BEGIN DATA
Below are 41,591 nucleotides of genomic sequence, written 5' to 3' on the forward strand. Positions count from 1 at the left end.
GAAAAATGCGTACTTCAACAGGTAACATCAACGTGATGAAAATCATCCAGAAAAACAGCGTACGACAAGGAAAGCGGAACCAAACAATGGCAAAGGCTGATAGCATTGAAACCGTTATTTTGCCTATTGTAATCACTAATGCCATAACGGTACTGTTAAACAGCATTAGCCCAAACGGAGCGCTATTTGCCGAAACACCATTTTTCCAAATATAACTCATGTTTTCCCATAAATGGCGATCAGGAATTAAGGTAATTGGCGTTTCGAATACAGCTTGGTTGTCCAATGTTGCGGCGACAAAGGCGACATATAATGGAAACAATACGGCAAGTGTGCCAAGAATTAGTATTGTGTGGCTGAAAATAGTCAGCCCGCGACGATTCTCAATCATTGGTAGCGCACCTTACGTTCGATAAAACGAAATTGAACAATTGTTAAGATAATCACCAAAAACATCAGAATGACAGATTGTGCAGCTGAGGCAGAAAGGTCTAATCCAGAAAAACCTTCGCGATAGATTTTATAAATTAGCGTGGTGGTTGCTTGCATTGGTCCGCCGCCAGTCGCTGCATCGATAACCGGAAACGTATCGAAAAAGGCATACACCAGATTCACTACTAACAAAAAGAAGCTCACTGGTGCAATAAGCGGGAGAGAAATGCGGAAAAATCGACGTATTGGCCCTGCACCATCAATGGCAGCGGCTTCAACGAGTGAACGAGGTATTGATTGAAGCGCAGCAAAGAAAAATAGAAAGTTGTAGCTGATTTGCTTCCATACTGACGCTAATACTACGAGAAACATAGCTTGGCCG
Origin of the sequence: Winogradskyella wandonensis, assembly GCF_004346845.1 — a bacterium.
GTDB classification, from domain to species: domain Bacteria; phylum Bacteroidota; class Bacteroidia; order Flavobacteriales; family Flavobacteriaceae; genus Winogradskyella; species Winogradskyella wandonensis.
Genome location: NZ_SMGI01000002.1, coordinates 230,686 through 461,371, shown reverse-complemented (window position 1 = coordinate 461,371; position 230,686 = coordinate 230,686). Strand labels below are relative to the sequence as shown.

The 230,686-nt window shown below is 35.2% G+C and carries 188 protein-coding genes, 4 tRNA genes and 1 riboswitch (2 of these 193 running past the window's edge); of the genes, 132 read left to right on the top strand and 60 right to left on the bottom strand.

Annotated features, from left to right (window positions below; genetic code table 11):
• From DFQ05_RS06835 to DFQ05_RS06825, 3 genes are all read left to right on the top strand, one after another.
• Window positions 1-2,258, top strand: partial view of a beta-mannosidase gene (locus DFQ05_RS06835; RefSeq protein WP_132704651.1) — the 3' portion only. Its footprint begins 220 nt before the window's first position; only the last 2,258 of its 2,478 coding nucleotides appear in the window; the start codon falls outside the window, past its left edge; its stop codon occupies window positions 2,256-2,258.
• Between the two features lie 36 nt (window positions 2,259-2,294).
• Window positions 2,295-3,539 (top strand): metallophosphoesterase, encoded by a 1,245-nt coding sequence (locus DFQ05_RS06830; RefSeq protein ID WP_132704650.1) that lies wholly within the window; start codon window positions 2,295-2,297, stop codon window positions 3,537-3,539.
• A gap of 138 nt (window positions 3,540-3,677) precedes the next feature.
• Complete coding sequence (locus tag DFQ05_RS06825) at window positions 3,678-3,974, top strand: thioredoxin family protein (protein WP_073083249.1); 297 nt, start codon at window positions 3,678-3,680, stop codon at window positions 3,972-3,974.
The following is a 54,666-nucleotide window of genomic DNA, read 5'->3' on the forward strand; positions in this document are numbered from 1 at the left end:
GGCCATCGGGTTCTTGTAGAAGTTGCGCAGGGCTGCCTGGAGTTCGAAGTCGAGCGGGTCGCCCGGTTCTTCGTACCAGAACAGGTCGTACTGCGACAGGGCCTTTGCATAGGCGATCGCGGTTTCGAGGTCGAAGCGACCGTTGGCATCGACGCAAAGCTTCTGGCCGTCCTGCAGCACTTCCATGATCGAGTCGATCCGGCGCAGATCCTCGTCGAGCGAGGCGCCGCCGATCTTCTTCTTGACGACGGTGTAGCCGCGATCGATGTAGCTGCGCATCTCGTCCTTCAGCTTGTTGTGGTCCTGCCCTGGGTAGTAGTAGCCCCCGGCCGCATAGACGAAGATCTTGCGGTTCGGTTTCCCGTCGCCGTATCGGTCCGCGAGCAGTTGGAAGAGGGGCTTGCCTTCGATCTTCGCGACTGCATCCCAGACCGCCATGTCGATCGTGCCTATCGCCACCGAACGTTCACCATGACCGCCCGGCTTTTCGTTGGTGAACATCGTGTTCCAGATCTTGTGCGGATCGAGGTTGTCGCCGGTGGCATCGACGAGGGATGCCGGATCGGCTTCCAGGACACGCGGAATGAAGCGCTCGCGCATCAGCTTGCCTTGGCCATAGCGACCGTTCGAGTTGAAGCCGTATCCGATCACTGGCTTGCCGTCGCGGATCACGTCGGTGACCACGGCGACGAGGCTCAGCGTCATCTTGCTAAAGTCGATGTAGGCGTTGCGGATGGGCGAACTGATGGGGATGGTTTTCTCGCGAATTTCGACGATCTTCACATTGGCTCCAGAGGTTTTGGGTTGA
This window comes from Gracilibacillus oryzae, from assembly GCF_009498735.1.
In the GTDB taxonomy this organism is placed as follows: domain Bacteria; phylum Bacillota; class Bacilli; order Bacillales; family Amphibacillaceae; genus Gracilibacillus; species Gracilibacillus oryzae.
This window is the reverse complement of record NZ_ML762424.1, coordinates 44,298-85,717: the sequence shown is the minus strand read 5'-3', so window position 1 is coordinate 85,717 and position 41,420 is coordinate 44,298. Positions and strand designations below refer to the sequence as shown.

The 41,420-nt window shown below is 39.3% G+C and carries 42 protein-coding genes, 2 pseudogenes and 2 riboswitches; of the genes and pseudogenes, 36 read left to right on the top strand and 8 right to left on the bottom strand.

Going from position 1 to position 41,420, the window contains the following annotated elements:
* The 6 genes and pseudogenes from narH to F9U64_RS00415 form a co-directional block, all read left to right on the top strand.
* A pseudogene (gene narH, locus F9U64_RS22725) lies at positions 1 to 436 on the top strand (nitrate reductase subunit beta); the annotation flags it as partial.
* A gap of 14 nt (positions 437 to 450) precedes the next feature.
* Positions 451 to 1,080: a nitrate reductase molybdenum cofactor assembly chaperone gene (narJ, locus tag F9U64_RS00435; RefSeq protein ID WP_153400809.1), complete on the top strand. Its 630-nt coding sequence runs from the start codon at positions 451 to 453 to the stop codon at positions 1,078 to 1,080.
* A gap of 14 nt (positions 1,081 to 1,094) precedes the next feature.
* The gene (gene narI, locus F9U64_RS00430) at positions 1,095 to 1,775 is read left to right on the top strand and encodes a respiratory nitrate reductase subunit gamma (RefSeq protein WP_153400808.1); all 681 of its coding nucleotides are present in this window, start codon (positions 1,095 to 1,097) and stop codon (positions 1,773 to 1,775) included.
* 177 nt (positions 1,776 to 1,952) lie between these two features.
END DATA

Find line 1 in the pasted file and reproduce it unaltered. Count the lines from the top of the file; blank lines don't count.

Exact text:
Below are 41,591 nucleotides of genomic sequence, written 5' to 3' on the forward strand. Positions count from 1 at the left end.